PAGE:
I would think about how you think you might like to be with the baby and then buy the minimum number of things to allow you to do that. Then if you find that actually you want to do something different then you can buy that thing at the time. My life is littered with baby things we thought would be a good idea but hardly got used. I agree with snifter on the clothes thing and the baby bath. I'd also add changing table to the list - all you need is a wipe clean changing mat and a floor. Much safer if you need to go get something while changing the baby.

     

    Just as an aside, the best advice someone gave me while I was pregnant was to listen politely to whatever advice people give you then just go and do what feels right for you. Didn't listen with the first and was a paranoid mess, but it worked well with the second.

    Share this post


    Link to post
    Share on other sites
    Guest Guest12727

    Mine slept in a pram in the day too. Meant I didn't have to keep going upstairs to check him. It was a good quality pram, that had a basket like a basinet for when they were newborns, then converted to a more seating style as they grew, but could still be laid flat for sleeping. I think if there is one thing it is worth spending the extra on it is a good, functional, adaptable pram that will adapt from baby to toddler. It is important that baby can lie properly flat to sleep.

     

    We borrowed a crib, which I just sat on the cot base to get it off the ground. They are very little and can look a bit lost in a cot, but do grow out of the crib pretty quickly.

    I wasn't very maternal, and hadn't even built the cot or made up the crib when I went into hospital in labour. I was going to do that the following week, but went into labour 10 days before due date. We had one baby outfit. Hubby made a quick dash to the shops when he was born and a friend who'd had a baby girl a couple of months earlier passed on some newborn stuff. Didn't matter that he had on pink bodies, no-one could see them. Then with gifts etc, we soon had plenty. My family in Aus sent over Bonds toweling babygrow - they were the best things - would recommend those.

     

    Main priorities - car seat, good pram, something to sleep on and bedding that can be layered, a wrapping blanket, nappies, a plain barrier cream for nappy change time and change mat, burp cloths for over your shoulder and to wipe the sick and basic clothing. If you are inclined, you may want a baby sling thing. I had something that went in the main bath, can't remember exactly what it was, but was great for supporting the baby and leaving two hands free.

     

    Not sure there is much else you actually need for a newborn. Those mats with the hanging things over are great for a couple of months in, get one where you can change the toy, or add your own bits to for variety.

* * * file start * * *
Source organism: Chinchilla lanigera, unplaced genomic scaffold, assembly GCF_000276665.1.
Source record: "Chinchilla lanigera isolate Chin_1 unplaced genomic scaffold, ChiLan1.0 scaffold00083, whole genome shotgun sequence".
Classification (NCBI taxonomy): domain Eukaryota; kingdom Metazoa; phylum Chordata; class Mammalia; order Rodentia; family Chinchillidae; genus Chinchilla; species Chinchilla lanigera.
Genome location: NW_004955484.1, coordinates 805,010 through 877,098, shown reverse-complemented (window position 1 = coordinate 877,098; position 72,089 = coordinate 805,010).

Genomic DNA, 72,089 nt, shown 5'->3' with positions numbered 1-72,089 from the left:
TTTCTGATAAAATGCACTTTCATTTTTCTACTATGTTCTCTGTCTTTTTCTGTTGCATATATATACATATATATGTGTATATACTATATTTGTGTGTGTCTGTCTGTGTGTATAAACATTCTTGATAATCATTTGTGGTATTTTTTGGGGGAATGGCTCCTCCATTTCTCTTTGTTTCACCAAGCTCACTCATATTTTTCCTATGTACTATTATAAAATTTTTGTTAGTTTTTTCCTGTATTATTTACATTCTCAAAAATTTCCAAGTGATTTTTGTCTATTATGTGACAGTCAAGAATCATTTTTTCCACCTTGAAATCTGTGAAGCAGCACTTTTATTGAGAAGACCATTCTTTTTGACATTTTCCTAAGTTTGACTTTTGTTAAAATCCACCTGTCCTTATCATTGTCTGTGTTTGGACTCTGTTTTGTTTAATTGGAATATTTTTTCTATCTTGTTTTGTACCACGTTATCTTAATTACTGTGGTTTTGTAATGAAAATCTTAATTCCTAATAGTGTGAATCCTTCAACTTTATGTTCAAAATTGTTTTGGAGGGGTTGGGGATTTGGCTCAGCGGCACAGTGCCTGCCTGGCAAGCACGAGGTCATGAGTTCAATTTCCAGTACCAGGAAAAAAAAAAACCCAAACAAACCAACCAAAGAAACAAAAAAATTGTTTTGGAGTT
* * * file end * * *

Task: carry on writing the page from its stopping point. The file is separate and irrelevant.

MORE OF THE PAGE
You may want to consider making a net for the doorway that you fix to the doorframe with velcro to stop your cats getting into the baby's cot.

    Edited by Guest12727

    Share this post


    Link to post
    Share on other sites

    Buy cheap clothes, the baby grows so quickly at the beginning don't spend a lot. After the first few months quality clothes are better value for money as they will last longer.

    Share this post


    Link to post
    Share on other sites

    Now this is a subject I love :jiggy: - I've owned over 20 prams/pushchairs throughout my baby/2 babies in 12 month/childminding days; I even had a market stall selling "natural" baby products for a while - washable nappies, slings, etc.

     

    But as the others have said it is all so personal to how you'll want to parent your baby but if you need someone to come and browse with you...

     

    With regards to sleeping we used a hammock (http://betterbabyshop.com.au/shop/amby-air-baby-hammock-value-package/?gclid=CPf4leeYkb4CFcmXvQodJBcAqQ) for our third and she stayed in it until she was 10 months old, she could have used it for longer but we were rearranging bedrooms and it made sense at the time to move her out, if I could go back and do it all again we'd have had one from the start.

    Share this post


    Link to post
    Share on other sites

    I didn't buy anything until a few weeks before due date in case something went wrong! We were given a 2nd hand cot, which was great for both our children, I just bought a new mattress. Had a moses basket for early days, but during the day the pram was more convenient for sleeps as it was downstairs. My second had a baby sleeping bag, which she loved. It lasted for ages as I just added extra material to the bottom when her legs got too long. It was a great idea as babies are really good at kicking all the covers off and then waking up cold. There is an awful lot of stuff out there that really isn't necessary but you do need a wipeable change mat you can just put down anywhere for changing nappies, and I also made a lot of use of a changing bag which had a small change mat in it and room for nappies and wipes. Great if you are travelling or visiting round other peoples houses. For the first few days you just need vests, nappies, wipes, baby gros, blankets and sheets and a changing mat, plus nappisan or some good stain remover for getting rid of all the poo stains when the nappy leaks! Don't even spend too much on baby-gros because you don't know how big your baby is going to be. My first was quite small and the vests we had swamped him and we had to get some smaller sizes (he's taller than me now though)! If your baby is big then you might waste money on clothes that are too small.